I had one of my sons modify the mold for my Francesca, by simple putting spacers between the layers of the mold. It’s good to involve the kids in projects like this.
Somewhere along the line I decided that was going to paint this thing black. I think it was a reaction to wanting to keep things simple so that I didn’t have too much time involved in the experiment. I then though it fitting that the guitar be called “The Black Hole”. Consequently, the day that I finished the guitar, I heard that Stephen Hawking had died. One of those odd mysteries of the Cosmos.
When I finished it, I couldn’t wait to get my head in there and experience it. I stuck my own head in the guitar, but due to the layout, it’s really difficult to play in with your own head inside. I was able to strum some chords and I was struck by how loud it was in there. I didn’t think it would be so loud because there is a solid object inside the sound chamber, but it is a big sound chamber! My kids were the next ones in as they helped out during the project.
Since then I’ve friends, neighbors, children and adults experience the guitar. Two wonderful musicians were at the house and while one picked in Merle Travis’ style, the other sang “Take This Hammer”. I’ve had the pleasure of having my own head in there while fantastic players like Charlie Parr and Jake Sanders played it. Jake played Eddie Lang’s April Kisses. I was in heaven.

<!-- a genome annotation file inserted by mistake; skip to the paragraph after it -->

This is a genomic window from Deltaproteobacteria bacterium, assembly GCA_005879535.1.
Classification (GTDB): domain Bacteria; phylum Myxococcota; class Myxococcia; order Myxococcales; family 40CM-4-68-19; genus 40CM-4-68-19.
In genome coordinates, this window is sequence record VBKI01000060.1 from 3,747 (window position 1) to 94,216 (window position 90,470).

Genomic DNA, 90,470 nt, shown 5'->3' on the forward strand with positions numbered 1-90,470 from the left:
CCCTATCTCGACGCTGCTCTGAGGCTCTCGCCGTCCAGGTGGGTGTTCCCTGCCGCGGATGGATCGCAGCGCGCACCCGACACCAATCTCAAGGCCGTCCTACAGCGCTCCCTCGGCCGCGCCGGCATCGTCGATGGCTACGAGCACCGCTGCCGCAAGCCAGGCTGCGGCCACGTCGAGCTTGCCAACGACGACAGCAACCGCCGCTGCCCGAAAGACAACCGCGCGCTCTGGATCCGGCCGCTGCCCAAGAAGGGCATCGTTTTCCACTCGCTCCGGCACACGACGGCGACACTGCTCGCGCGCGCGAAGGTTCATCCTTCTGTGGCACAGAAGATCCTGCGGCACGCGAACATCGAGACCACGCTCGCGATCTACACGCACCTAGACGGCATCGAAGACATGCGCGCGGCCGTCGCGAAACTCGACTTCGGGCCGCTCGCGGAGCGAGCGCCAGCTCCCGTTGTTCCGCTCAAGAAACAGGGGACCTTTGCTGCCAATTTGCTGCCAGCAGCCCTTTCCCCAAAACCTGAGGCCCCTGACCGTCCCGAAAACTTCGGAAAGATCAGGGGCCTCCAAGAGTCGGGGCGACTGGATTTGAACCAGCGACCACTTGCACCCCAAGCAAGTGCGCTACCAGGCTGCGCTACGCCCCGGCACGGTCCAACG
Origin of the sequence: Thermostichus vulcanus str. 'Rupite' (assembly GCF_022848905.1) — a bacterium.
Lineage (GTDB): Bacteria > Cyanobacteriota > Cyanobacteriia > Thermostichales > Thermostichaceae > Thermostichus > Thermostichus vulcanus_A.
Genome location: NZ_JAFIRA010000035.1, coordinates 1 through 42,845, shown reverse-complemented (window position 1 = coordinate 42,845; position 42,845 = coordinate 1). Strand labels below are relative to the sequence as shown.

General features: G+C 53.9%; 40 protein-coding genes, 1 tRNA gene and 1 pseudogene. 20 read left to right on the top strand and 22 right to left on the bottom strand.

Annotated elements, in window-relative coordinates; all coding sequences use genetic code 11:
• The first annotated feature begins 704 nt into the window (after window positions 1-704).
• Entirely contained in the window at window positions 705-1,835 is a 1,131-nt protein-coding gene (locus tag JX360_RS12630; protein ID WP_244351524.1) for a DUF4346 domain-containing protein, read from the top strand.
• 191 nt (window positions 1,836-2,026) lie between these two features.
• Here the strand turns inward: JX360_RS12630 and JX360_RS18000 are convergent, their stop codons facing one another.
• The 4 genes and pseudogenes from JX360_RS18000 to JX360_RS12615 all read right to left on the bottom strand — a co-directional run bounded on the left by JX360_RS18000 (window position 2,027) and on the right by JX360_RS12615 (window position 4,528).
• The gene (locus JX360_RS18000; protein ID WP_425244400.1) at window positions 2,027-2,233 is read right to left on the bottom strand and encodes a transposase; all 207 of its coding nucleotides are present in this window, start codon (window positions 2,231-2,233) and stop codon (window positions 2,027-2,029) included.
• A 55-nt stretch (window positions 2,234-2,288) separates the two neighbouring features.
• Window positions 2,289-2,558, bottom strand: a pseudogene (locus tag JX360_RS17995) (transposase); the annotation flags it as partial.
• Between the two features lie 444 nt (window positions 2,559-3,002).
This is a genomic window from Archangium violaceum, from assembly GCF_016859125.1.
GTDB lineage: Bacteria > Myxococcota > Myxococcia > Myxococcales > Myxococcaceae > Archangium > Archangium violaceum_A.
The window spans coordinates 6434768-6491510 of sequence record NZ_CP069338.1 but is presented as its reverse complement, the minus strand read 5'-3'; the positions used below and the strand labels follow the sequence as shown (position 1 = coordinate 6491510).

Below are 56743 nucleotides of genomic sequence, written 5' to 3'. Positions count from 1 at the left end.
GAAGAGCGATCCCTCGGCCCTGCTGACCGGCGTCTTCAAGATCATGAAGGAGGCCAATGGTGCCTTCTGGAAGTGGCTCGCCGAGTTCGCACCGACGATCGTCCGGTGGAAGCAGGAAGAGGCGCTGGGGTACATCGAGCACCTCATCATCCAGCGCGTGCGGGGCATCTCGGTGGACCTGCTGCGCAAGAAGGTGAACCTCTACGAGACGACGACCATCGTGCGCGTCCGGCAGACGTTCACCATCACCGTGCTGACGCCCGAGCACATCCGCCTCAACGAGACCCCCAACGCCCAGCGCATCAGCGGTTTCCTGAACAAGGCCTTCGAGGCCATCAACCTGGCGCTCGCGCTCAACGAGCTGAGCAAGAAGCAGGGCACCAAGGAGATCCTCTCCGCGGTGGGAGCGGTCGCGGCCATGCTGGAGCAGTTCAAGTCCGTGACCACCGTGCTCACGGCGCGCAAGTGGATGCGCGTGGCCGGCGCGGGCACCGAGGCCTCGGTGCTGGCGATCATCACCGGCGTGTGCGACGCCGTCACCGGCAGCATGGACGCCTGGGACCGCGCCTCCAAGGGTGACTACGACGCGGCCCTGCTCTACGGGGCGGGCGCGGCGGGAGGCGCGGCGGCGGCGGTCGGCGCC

It’s quite an experience to be inside the box. For starters, you get to see what it looks like inside a guitar. For a guy like me, that’s not so exciting, but I suppose that for people who don’t build guitars, that would make an impression. I tend to see the things I could have done better. The sound is intense as you’re hearing it right as it is created from the strings vibrating the top. You don’t hear the effect that the rest of the box has on the tone. It is immediate, somewhat underdeveloped.
From the perspective of the player, the guitar is not especially easy to play. For starters, you are reaching around an extremely deep body. The height of the listener is also a factor. With a kid inside, the guitar sits much lower, at a somewhat normal level. With a taller person you have to reach over the guitar and it makes playing challenging. One unanticipated factor is personal space. Everyone has to make compromises, but it is much more evident to the person playing as the listener is somewhat oblivious due to the fact that there is a guitar over there head.
I don’t know what the point of this project was. Maybe it was just to bring a little more joy and absurdity into the world. If that was it, I’ve done my part.
In closing; I was having coffee with my buddy Clancy Ward who is a really terrific fiddler. We were talking about the guitar and I asked, “Do you think you could play fiddle with your head in there?” “I don’t see why not? Let’s give it a go.” And so we did. Here ladies and gentlemen, I think I can confidently say, is the first time a man has played a fiddle with his head inside a guitar. Enjoy.